Thermal doctor: “A lot of experience on water treatments but now more research is needed”

The appeal of Giampiero Cozzi Lepri, 50 years in the profession, who asks to invest more so that the accumulated spa culture can also become a research asset. “It shouldn’t be wasted”

Thermal therapies have been known for thousands of years. There are many experiences and observations in the field which, however, have not always been translated into research, at least “not enough and not as useful as it would be. Greater attention is needed to this field which, from the many empirical data observed over the years, has there is still a lot to give in terms of scientific evidence. Just think that water treatments affect the intestinal flora. And we know how much the interest of science today is focused on the microbiome and microbiota, across the board for different pathologies”. Giampiero Cozzi Lepri, a doctor from Chianciano Terme with 50 years of profession in the Tuscan town, is launching, through Adnkronos Salute, an appeal to devote more resources to studies on the effectiveness of spa therapies. “Today we have a great deal of practical knowledge that must be supported with scientifically ‘strong’ data”.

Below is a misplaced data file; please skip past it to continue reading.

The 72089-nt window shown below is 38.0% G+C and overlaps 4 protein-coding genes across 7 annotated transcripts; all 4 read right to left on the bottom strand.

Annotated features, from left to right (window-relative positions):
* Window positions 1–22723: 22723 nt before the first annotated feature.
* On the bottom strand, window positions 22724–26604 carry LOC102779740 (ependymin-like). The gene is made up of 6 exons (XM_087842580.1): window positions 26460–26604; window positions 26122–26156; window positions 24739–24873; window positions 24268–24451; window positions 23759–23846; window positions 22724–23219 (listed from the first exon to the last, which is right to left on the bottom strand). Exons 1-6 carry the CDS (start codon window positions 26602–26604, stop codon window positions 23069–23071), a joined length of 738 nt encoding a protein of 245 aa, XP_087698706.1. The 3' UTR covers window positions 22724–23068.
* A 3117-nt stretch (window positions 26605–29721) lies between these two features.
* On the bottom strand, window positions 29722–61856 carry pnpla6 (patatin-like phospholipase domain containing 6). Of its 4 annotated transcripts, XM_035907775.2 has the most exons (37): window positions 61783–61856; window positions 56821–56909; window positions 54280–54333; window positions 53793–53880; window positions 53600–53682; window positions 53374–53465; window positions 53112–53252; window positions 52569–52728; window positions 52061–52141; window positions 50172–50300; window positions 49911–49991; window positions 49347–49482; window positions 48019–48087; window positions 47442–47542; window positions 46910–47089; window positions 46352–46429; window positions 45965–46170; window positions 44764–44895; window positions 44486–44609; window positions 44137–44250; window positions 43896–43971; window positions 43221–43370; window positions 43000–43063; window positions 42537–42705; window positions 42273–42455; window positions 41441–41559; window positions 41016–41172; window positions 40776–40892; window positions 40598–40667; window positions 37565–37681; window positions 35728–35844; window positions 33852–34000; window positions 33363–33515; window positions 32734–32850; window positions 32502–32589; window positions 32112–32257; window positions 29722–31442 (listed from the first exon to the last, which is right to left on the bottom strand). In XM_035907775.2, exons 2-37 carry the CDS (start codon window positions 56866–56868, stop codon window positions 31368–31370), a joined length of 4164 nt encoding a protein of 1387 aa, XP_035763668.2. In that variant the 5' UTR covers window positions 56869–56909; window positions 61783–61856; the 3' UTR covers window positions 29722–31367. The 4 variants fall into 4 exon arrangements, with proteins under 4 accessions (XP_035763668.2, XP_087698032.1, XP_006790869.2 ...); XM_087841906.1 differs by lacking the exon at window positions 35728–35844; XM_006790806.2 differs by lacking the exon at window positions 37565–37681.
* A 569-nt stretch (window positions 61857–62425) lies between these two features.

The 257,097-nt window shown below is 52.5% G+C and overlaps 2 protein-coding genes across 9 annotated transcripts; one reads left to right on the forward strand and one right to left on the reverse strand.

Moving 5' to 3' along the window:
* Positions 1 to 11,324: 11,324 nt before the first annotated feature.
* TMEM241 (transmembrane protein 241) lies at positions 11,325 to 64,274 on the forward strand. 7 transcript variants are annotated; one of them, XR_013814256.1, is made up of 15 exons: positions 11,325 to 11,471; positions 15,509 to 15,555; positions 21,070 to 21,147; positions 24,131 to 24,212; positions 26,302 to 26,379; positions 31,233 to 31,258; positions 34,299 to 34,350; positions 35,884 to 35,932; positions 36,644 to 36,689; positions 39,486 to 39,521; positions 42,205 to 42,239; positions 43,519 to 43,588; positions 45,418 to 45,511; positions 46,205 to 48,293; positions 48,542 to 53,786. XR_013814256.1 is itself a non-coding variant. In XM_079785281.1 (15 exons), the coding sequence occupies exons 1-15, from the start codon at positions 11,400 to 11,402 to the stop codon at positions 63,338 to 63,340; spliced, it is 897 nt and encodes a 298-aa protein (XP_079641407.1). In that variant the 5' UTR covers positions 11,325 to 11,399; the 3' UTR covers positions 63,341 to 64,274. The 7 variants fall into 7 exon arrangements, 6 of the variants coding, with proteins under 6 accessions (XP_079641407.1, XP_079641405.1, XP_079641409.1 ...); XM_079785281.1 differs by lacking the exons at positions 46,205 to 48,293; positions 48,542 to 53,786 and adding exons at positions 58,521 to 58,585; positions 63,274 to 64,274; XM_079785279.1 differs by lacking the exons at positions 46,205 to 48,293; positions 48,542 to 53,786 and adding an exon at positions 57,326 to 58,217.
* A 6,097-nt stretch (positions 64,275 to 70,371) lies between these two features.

On a practical level, for example, “from my experience with the waters of Chianciano – he continues – we have an improvement in gastrointestinal reflux, intestinal flora, sleep apnea. These are all topics that deserve further study in terms of research, with structured studies , with validated protocols, and useful for confirming the observational data. Another area of ​​research for these waters is that of slimming. In our experience – he underlines – the fact that they help to lose weight is evident, using it with precise medical indications. Some attempts have already been made to evaluate this effect, but further studies also on metabolisms are needed”.

The research, according to the doctor, should also concern the sludge. “Chianciano is the only spa station affiliated with the National Health System for the treatment of dyspepsia, irritable bowel for water, baths and mud. A compress is used on the liver and then 10 minutes in the tub. After this treatment there is a increase in the secretion of bile by the liver. These data are already known but should be investigated also by relating the improvement in liver function that occurs with the metabolism of sugars, triglycerides and cholesterol. More investment is needed because this culture that has accumulated can also become the heritage of research. It is an experience that should not be wasted”, concludes Cozzi Lepri.